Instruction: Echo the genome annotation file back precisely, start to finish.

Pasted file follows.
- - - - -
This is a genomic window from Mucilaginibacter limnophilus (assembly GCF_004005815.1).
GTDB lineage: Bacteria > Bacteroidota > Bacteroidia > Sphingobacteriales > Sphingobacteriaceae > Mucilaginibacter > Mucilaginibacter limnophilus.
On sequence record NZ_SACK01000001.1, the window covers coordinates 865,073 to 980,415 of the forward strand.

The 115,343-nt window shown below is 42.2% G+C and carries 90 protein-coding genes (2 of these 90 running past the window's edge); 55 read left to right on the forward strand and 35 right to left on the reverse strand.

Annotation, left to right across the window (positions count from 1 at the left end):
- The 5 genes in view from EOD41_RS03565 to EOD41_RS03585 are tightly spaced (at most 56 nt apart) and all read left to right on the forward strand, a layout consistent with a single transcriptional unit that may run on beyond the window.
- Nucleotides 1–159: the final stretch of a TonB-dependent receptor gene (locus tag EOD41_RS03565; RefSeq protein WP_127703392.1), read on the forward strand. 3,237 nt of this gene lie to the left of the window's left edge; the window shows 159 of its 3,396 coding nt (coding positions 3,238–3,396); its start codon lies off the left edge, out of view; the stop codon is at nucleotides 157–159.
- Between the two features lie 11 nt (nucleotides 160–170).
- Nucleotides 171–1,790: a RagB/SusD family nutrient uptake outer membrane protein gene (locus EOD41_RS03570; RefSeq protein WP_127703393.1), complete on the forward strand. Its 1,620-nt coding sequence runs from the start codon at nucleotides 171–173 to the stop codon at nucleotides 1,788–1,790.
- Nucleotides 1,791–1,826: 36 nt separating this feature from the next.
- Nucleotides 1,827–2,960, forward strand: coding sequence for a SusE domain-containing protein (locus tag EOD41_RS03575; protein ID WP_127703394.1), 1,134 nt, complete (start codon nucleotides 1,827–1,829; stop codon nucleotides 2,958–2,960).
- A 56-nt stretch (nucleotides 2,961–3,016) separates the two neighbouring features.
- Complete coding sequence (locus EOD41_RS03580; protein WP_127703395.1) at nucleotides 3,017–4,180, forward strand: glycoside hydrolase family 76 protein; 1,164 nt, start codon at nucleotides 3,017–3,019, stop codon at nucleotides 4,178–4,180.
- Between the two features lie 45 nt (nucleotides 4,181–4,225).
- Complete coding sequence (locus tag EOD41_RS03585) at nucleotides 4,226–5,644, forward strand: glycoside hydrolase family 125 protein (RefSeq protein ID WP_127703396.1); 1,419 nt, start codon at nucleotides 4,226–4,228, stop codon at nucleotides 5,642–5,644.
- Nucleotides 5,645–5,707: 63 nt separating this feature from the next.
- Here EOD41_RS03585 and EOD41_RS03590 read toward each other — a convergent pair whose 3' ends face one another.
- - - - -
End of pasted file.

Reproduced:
This is a genomic window from Mucilaginibacter limnophilus (assembly GCF_004005815.1).
GTDB lineage: Bacteria > Bacteroidota > Bacteroidia > Sphingobacteriales > Sphingobacteriaceae > Mucilaginibacter > Mucilaginibacter limnophilus.
On sequence record NZ_SACK01000001.1, the window covers coordinates 865,073 to 980,415 of the forward strand.

The 115,343-nt window shown below is 42.2% G+C and carries 90 protein-coding genes (2 of these 90 running past the window's edge); 55 read left to right on the forward strand and 35 right to left on the reverse strand.

Annotation, left to right across the window (positions count from 1 at the left end):
- The 5 genes in view from EOD41_RS03565 to EOD41_RS03585 are tightly spaced (at most 56 nt apart) and all read left to right on the forward strand, a layout consistent with a single transcriptional unit that may run on beyond the window.
- Nucleotides 1–159: the final stretch of a TonB-dependent receptor gene (locus tag EOD41_RS03565; RefSeq protein WP_127703392.1), read on the forward strand. 3,237 nt of this gene lie to the left of the window's left edge; the window shows 159 of its 3,396 coding nt (coding positions 3,238–3,396); its start codon lies off the left edge, out of view; the stop codon is at nucleotides 157–159.
- Between the two features lie 11 nt (nucleotides 160–170).
- Nucleotides 171–1,790: a RagB/SusD family nutrient uptake outer membrane protein gene (locus EOD41_RS03570; RefSeq protein WP_127703393.1), complete on the forward strand. Its 1,620-nt coding sequence runs from the start codon at nucleotides 171–173 to the stop codon at nucleotides 1,788–1,790.
- Nucleotides 1,791–1,826: 36 nt separating this feature from the next.
- Nucleotides 1,827–2,960, forward strand: coding sequence for a SusE domain-containing protein (locus tag EOD41_RS03575; protein ID WP_127703394.1), 1,134 nt, complete (start codon nucleotides 1,827–1,829; stop codon nucleotides 2,958–2,960).
- A 56-nt stretch (nucleotides 2,961–3,016) separates the two neighbouring features.
- Complete coding sequence (locus EOD41_RS03580; protein WP_127703395.1) at nucleotides 3,017–4,180, forward strand: glycoside hydrolase family 76 protein; 1,164 nt, start codon at nucleotides 3,017–3,019, stop codon at nucleotides 4,178–4,180.
- Between the two features lie 45 nt (nucleotides 4,181–4,225).
- Complete coding sequence (locus tag EOD41_RS03585) at nucleotides 4,226–5,644, forward strand: glycoside hydrolase family 125 protein (RefSeq protein ID WP_127703396.1); 1,419 nt, start codon at nucleotides 4,226–4,228, stop codon at nucleotides 5,642–5,644.
- Nucleotides 5,645–5,707: 63 nt separating this feature from the next.
- Here EOD41_RS03585 and EOD41_RS03590 read toward each other — a convergent pair whose 3' ends face one another.